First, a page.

It’s Always Sunny In Philadelphia (2005)

Bonkers, brutal, & brazen w. savage NSFW comedy, oxymoron name & symphony elegance credits, ragtag icon gang of [A+ cast] degenerate archetypes, metaphorized analysis of hot 2000’s political topics w/o offense to either side, & dark, tragic commentary on alcoholism, groupthink, delusion, & the failure x limited achievability of The American Dream. The Anti-Sitcom. 9.3/10.

Plot Synopsis: Depraved underachieving might look easy, but for the egocentric Mac, Charlie, Dennis, Frank and Dee, it’s an artform. “It’s Always Sunny in Philadelphia” follows ‘The Gang’ the owners of the un-successful Paddy’s Pub; a group of degenerates who loves nothing more than to scheme, conspire, & mostly revel in eachother’s misery. Whether gaming the welfare system, exploiting dumpster babies, pretending to be crippled, pretend policeman-ing, or faking funerals, The Gang never stoops too low in the name of fun.

*Possible spoilers ahead*

CLC’s Best #ItsAlwaysSunnyInPhiladelphia Episodes: 1. The Nightman Cometh, 2. The Gang Makes Lethal Weapon 6, 3. Chardee MacDennis: The Game of Games, 4. The High School Reunion Parts 1-2, 5. The Gang Tries Desperately To Win An Award, 6. The Gang Solves The Gas Crisis, 7. Underage Drinking: A National Concern, 8. Hero Or Hate Crime?, 9. Waiting For Big Mo, 10. Sweet Dee’s Dating A Retarded Person, 11. Paddy’s Pub: The Worst Bar in Philadelphia, 12. The Gang Beats Boggs, 13. Old Lady House: A Situation Comedy, 14. Being Frank, 15. Mac & Dennis Buy A Timeshare, 16. Gun Fever: Still Hot, 17. The Gang Makes Lethal Weapon, 18. The Gang Goes Jihad, 19. The Storm Of The Century, 20. The Gang Solves Global Warming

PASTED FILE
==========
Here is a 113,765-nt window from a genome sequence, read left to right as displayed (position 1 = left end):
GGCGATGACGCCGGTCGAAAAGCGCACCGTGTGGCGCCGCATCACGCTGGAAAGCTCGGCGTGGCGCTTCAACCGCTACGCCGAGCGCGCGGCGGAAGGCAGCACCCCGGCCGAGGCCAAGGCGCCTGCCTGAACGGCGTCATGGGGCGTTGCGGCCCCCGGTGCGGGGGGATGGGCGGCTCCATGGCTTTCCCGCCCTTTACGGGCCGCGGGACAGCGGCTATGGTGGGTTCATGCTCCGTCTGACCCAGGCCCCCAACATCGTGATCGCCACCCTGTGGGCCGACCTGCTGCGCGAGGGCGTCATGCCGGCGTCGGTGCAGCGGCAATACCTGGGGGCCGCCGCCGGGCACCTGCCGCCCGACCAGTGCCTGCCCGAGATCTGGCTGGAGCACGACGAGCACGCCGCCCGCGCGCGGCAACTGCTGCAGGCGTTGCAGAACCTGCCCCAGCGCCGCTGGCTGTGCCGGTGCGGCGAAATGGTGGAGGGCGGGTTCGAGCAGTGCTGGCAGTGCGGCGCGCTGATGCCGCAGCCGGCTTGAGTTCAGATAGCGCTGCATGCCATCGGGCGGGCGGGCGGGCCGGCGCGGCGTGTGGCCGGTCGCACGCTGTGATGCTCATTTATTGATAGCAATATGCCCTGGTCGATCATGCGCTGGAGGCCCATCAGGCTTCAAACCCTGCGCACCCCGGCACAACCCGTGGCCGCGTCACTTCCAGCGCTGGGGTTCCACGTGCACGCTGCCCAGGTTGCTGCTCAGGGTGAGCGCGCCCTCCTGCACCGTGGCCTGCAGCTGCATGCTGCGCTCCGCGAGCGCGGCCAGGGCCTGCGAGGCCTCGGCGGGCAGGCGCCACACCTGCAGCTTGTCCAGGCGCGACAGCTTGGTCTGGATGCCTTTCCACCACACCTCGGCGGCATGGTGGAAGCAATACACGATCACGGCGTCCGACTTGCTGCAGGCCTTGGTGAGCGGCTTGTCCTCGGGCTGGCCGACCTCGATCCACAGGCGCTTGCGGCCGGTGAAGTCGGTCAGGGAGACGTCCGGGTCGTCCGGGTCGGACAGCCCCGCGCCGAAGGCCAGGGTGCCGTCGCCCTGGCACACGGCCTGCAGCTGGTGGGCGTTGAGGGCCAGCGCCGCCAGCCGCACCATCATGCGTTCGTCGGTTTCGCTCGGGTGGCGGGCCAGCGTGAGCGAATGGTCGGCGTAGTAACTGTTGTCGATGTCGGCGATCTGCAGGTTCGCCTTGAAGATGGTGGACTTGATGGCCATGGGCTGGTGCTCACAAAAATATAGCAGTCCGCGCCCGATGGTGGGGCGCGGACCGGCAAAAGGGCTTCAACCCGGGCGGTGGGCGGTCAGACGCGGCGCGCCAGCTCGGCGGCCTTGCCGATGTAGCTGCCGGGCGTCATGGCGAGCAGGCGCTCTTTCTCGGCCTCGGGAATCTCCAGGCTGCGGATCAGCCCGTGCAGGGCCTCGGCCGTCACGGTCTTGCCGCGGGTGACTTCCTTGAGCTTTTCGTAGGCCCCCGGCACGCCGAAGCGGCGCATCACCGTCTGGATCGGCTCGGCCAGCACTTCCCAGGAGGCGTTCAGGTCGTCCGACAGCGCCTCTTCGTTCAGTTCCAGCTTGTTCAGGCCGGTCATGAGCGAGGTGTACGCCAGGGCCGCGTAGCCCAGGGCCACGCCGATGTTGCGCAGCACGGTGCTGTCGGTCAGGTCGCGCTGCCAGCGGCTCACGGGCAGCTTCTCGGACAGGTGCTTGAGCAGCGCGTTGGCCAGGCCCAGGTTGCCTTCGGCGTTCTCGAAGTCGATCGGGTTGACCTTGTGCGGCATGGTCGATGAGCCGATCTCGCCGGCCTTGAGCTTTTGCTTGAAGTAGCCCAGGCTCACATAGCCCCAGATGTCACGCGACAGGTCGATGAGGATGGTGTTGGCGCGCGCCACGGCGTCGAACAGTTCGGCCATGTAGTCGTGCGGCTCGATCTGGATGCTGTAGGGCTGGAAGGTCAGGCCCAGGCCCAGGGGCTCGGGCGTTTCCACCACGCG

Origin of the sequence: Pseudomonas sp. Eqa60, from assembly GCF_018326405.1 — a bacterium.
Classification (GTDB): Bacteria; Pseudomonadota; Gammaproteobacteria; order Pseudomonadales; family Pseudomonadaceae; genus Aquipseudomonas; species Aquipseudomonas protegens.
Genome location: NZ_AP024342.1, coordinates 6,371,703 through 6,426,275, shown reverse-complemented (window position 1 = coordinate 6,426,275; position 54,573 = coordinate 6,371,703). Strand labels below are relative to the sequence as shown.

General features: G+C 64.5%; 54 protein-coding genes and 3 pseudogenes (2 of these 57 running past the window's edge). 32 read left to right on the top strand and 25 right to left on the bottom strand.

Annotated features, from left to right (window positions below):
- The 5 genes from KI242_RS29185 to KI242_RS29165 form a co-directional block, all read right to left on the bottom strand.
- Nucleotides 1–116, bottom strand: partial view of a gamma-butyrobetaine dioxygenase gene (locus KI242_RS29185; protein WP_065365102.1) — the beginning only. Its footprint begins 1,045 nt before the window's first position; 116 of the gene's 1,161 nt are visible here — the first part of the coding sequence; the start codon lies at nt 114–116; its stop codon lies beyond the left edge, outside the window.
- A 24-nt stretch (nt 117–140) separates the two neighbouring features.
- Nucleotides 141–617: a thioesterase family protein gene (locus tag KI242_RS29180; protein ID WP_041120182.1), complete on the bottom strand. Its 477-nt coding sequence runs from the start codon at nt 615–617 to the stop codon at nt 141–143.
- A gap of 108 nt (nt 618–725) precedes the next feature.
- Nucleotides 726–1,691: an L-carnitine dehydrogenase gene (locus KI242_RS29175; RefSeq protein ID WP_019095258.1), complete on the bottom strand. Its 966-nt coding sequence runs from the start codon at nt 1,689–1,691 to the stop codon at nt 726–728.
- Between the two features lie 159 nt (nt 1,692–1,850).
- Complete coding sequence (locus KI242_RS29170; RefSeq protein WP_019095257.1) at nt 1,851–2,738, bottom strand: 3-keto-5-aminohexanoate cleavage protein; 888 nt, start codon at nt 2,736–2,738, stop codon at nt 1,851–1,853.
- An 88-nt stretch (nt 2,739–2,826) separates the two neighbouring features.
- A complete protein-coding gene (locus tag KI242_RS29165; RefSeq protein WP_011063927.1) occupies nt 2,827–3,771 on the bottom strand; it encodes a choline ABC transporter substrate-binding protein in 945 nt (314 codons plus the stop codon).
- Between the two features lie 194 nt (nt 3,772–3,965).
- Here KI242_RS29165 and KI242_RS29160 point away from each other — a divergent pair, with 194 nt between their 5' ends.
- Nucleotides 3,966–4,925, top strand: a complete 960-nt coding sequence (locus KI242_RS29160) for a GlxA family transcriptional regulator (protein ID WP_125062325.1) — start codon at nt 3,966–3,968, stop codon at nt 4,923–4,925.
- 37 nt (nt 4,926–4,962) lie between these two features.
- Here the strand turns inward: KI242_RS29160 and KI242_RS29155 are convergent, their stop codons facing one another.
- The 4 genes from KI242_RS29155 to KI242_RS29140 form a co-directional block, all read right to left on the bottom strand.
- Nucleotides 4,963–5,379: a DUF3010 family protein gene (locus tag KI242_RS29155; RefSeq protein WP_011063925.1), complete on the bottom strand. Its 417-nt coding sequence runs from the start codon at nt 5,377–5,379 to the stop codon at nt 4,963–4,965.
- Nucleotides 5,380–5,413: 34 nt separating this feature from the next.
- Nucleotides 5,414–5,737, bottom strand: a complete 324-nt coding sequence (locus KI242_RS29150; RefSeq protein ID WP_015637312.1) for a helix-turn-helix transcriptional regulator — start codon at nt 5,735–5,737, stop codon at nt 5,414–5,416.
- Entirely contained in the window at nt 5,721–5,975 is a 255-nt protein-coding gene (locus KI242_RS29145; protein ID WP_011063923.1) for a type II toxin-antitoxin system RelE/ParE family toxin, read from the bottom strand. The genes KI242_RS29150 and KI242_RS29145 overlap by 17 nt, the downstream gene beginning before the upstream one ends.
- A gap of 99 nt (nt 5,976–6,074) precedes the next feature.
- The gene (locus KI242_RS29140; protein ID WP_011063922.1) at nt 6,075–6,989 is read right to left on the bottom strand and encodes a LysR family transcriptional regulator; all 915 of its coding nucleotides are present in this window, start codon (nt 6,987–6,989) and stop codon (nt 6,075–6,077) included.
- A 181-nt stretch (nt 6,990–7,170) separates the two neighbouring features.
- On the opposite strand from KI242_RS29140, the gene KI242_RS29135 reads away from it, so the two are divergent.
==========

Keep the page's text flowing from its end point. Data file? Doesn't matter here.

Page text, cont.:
Season-By-Season Reviews: S1 – 7.6/10 / S2 – 5/10 / S3 – 8.7/10 / S4 – 9.6/10 / S5 – 9.2/10 / S6 – 3/10 / S7 – 9/10 / S8 – 6/10 / S9 – 7.5/10 / S10 – 9.5/10 / S11 – 8.7/10 / S12 – 7.9/10 / S13 – 3.2/10 / S14 – 9/10

Official CLC Review

Bonkers, Brash, & Bedlamatic

The Premiere Game-Changer Comedy TV Series Since ’05 – A Brazen, Boundary-Push, Bonkers Anti-Sitcom

Photograph Courtesy Of: FX Originals